Most men cannot meet the necessary mental and physical requirements for service in combat. Any woman who can meet those standards should not be denied the opportunity because of an arbitrary gender restriction. Moreover, removing the restriction is not about celebrating militarism. The military has long been a path for historically disfavored groups to claim the full benefits of citizenship. Justifying discrimination against blacks, gays and lesbians, or women becomes much more difficult when they’re giving their lives for their country.

Perhaps that’s an underlying motive for conservatives deploring the change: it helps give discrimination a bad name!

 

By: Ed Kilgore, Contributing Writer, Washington Monthly Political Animal, January 24, 2013

January 25, 2013 Posted by | Womens Rights | , , , , , , , , | Leave a comment

“Skewed Equilibrium”: Mitt Romney Is Wrong About The Wage Gap

Asked about the gender wage gap last night, Mitt Romney changed the subject. “What we can do to help young women and women of all ages is to have a strong economy, so strong that employers are looking to find good employees and bringing them into their workforce and adapting to a — a flexible work schedule that gives women the opportunities that — that they would otherwise not be able to — to afford,” he said. Sensing that he was going to be forced to actually answer the question, Romney added, “I’m going to help women in America get — get good work by getting a stronger economy and by supporting women in the workforce.”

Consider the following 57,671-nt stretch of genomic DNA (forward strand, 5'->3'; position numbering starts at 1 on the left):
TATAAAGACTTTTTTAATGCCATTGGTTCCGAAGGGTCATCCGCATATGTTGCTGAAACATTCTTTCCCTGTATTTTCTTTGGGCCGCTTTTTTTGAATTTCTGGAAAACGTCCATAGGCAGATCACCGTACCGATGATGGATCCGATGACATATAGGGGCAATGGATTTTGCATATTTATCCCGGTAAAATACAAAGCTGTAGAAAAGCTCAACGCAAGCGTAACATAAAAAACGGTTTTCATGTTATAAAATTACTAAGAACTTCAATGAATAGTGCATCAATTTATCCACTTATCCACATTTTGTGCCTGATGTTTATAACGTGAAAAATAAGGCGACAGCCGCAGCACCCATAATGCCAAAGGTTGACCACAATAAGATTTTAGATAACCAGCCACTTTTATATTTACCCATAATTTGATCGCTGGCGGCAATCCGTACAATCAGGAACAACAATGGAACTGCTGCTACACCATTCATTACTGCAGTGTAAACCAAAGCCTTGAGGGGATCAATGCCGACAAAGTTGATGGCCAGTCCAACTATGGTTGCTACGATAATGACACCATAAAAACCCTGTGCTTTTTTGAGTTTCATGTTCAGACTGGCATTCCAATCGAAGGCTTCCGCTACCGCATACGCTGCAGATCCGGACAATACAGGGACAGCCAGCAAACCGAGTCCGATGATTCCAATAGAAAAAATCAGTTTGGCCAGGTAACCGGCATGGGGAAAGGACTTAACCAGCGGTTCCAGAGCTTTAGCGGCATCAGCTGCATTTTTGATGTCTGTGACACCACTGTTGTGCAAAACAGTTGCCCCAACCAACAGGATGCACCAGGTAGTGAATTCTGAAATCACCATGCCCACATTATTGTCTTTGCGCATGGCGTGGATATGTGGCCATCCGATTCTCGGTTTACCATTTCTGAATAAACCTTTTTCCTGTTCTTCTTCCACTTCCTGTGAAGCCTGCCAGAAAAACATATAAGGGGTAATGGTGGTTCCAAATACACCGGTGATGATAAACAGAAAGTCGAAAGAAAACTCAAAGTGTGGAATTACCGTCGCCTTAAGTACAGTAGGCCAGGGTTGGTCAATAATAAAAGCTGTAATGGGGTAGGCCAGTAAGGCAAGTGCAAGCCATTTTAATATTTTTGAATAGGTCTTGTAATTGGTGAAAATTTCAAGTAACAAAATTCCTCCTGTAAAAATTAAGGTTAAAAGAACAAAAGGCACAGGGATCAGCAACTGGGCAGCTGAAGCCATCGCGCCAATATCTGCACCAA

There are so many half-formed assumptions and pseudo-promises here that it’s hard to know where to start, but let’s go to the basic premise: That the wage gap narrows when the economy is strong. That premise, so far as we can see from the data, is wrong.

“In good economic times, bonus payments, overtime hours and merit pay increase,” says Ariane Hegewisch, a study director at the Institute for Women’s Policy Research. “Women are under-represented in the top echelons,” where compensation has soared in good times. “Women are less likely to work overtime,” she adds, and “research suggests that merit and performance-related pay still is a key area for gender discrimination.” There’s also research suggesting that “salary increases related to promotions might differ by gender.”

In fact, the recent economic woes actually narrowed the wage gap, because while both men and women suffered, men lost more ground, according to a 2011 IWPR analysis: “Real earnings for both men and women have fallen since 2010, by 0.9 percent for women and 2.1 percent for men.” That’s likely because male-dominated sectors like construction were hard hit in the recession. Since then, the majority of job gains in the recovery have gone to men, suggesting that (skewed) equilibrium will likely be restored.

 

By: Irin Carmon, Salon, October 17, 2012

October 19, 2012 Posted by | Election 2012 | , , , , , , , , | Leave a comment